Lay Member / Public Involvement at Keele University School of Medicine

 

Opportunities available as a member of the public include:

  • Lay interviewers: members of the public who take part in the interviews of prospective medical students
  • Lay members of committees: members of the public who sit on School Committees

For information on how to apply, see our contact details.

For documents for current lay members see our current lay members of the School page.

Lay interviewers of prospective medical students

About the Role of a Lay Interviewer

What does it involve?
Part of the selection process for students to enter onto the Medical Degree involves prospective students taking part in a series of mini interviews. Currently, two interview stations are with a lay interviewer (a member of the public). Each station is a five minute interview with an individual student and you will interview a series of students within a half-day session. You would only be asked to do one station in a session.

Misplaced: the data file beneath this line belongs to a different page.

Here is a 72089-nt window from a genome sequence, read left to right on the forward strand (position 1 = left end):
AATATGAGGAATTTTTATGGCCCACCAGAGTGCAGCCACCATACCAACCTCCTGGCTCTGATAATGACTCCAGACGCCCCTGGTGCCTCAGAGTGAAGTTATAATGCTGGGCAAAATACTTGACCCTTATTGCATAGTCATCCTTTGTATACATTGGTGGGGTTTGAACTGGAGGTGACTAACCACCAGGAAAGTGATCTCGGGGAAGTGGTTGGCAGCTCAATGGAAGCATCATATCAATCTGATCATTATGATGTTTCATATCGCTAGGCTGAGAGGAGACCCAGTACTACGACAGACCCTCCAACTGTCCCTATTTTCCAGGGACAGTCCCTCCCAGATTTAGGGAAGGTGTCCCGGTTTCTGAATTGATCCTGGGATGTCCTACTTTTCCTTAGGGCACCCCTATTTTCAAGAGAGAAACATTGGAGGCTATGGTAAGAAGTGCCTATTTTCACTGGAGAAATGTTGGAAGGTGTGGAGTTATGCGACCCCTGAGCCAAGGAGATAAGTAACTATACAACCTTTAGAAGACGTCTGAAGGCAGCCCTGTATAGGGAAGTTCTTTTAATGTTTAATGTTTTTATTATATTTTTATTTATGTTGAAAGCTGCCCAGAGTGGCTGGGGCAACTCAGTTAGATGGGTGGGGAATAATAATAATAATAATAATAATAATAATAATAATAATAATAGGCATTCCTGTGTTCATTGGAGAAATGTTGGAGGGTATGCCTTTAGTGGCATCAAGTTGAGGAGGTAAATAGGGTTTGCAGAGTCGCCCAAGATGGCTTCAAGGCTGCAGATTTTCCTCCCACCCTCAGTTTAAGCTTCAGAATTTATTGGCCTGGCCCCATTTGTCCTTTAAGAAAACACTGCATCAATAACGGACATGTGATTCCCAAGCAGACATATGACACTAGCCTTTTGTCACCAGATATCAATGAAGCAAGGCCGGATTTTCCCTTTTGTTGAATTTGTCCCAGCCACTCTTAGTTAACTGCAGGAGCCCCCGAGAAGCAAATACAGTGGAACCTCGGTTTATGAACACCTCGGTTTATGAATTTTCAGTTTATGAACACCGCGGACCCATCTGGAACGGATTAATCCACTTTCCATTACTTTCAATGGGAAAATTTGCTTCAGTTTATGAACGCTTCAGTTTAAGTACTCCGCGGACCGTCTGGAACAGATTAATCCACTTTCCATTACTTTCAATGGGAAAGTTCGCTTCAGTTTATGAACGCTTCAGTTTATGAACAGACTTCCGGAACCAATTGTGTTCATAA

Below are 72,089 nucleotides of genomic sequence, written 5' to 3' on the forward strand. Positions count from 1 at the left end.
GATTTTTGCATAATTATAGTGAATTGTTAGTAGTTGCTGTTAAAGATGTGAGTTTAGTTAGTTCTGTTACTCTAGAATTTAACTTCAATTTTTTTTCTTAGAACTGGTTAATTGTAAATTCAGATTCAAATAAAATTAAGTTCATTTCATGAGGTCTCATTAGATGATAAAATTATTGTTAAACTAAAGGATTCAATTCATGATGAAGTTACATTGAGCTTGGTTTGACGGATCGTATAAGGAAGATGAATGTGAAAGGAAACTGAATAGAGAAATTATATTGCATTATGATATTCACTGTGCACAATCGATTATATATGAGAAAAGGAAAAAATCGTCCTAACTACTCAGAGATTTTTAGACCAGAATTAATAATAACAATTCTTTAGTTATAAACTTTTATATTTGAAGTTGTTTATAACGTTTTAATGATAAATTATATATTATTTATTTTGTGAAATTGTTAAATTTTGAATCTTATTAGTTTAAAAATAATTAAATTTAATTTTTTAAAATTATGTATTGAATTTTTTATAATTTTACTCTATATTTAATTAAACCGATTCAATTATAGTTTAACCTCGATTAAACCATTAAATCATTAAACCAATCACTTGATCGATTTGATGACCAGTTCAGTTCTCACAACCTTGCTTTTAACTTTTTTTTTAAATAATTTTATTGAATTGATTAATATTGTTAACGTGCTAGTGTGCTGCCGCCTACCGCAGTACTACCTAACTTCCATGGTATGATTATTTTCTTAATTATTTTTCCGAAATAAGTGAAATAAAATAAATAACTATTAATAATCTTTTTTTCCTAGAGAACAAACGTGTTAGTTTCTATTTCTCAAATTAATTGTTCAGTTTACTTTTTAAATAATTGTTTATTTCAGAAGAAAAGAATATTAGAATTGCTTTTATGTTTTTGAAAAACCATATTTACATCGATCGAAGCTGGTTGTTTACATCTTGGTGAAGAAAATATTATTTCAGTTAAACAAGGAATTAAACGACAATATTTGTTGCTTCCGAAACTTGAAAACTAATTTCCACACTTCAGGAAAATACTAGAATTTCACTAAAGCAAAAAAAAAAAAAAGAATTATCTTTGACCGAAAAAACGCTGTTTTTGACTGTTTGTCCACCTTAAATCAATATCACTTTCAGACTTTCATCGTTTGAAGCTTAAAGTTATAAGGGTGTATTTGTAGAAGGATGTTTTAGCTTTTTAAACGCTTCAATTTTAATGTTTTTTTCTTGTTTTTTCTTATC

• One station is asking them about their application to the university and their motivation to study medicine and any caring experience. This involves reading through parts of their application.
  • The other station is asking the candidate questions around current issues which are raised on a short video they watch beforehand (you are given a choice of videos). 

Your role is important in enhancing the quality of our selection decisions.

What is the time commitment?
Each session takes half a day and people usually do two half days a year (although this could be more if you wish).

Will I get paid?
The roles are voluntary, therefore there is no payment to cover your time. However reasonable travel expenses will be covered and refreshments are usually provided.

Where will the volunteering role take place?
Normally at the David Weatherall, School of Medicine building on Keele University Campus.

It’s a lot of responsibility to decide whether a prospective student should enter Medical School, what if I get it wrong?
Your view is just as important to us as the views of clinicians or academics, and your score will count the same as the other interviewers'. However, you will not have to make a judgement on whether the School should accept a prospective student, only score their answers to the questions you ask. Furthermore, prospective students will undertake a series of mini-interviews and the mark from each of these is added together. No one person takes the final decision to accept a student or not.